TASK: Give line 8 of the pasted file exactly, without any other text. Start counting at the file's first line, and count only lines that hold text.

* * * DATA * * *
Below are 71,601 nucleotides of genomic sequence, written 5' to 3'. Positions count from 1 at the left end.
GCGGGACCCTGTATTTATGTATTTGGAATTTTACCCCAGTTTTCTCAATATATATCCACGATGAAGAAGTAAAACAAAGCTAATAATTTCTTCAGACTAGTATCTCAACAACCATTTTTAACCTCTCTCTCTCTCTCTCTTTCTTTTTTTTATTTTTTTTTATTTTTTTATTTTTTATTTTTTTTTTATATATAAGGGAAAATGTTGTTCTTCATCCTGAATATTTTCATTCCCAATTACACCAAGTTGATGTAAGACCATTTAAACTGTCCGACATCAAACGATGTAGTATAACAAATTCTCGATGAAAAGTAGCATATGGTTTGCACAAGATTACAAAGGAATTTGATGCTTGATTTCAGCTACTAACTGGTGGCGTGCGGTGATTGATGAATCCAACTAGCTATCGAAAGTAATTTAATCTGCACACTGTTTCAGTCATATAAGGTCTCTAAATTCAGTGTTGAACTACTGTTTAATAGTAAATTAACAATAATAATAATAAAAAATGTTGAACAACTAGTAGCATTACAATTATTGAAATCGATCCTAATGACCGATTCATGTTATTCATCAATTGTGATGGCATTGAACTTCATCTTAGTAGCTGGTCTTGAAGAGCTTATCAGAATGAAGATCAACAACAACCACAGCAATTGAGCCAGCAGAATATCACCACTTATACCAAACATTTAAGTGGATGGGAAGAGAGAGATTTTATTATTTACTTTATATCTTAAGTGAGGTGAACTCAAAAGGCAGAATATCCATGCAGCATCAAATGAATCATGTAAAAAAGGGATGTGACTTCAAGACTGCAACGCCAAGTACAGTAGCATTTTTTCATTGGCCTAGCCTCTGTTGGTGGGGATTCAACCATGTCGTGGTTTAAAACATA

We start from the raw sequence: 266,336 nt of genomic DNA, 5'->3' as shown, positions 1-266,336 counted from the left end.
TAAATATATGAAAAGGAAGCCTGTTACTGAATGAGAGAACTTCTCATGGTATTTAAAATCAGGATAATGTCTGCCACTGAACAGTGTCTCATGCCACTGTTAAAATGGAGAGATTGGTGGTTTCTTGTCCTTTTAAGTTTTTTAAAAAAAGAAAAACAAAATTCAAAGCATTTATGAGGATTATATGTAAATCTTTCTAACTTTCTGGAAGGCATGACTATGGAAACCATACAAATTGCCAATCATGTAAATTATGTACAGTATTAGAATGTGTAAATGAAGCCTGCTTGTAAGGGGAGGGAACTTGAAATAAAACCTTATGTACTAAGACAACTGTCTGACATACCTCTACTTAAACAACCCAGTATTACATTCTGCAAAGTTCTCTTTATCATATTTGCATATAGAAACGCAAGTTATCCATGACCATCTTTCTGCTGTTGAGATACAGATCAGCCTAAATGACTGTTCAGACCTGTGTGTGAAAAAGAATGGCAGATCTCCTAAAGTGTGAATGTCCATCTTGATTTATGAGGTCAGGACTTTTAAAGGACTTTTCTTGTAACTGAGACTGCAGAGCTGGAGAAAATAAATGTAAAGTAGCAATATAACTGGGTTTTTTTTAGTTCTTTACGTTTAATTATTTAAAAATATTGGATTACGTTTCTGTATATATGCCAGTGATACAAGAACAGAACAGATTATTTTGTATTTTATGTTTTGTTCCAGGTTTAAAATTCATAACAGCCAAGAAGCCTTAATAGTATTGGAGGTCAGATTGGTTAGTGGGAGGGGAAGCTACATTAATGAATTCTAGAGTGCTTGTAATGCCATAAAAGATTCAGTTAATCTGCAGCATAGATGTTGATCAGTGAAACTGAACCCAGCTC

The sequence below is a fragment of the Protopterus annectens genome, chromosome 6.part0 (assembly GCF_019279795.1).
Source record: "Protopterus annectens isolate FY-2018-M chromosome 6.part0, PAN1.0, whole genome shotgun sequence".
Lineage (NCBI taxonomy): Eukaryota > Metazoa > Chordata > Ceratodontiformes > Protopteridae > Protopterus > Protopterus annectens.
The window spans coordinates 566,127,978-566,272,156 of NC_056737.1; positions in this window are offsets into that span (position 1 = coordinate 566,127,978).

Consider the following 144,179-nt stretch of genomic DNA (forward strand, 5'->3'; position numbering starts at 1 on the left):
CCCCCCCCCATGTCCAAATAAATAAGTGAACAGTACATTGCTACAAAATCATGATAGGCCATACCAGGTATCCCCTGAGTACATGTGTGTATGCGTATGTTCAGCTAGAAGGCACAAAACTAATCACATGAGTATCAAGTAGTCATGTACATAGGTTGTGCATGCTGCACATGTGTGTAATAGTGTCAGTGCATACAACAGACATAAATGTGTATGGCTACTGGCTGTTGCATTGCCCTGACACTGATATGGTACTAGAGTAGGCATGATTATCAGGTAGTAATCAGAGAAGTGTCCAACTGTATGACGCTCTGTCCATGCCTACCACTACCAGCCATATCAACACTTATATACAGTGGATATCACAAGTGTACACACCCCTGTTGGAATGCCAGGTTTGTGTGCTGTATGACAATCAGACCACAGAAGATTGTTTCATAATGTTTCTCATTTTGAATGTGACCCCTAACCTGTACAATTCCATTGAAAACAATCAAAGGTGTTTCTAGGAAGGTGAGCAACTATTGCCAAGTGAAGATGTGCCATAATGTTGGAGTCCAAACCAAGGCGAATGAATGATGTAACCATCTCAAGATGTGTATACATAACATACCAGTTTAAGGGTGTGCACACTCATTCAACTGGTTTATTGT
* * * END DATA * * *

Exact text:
The window spans coordinates 566,127,978-566,272,156 of NC_056737.1; positions in this window are offsets into that span (position 1 = coordinate 566,127,978).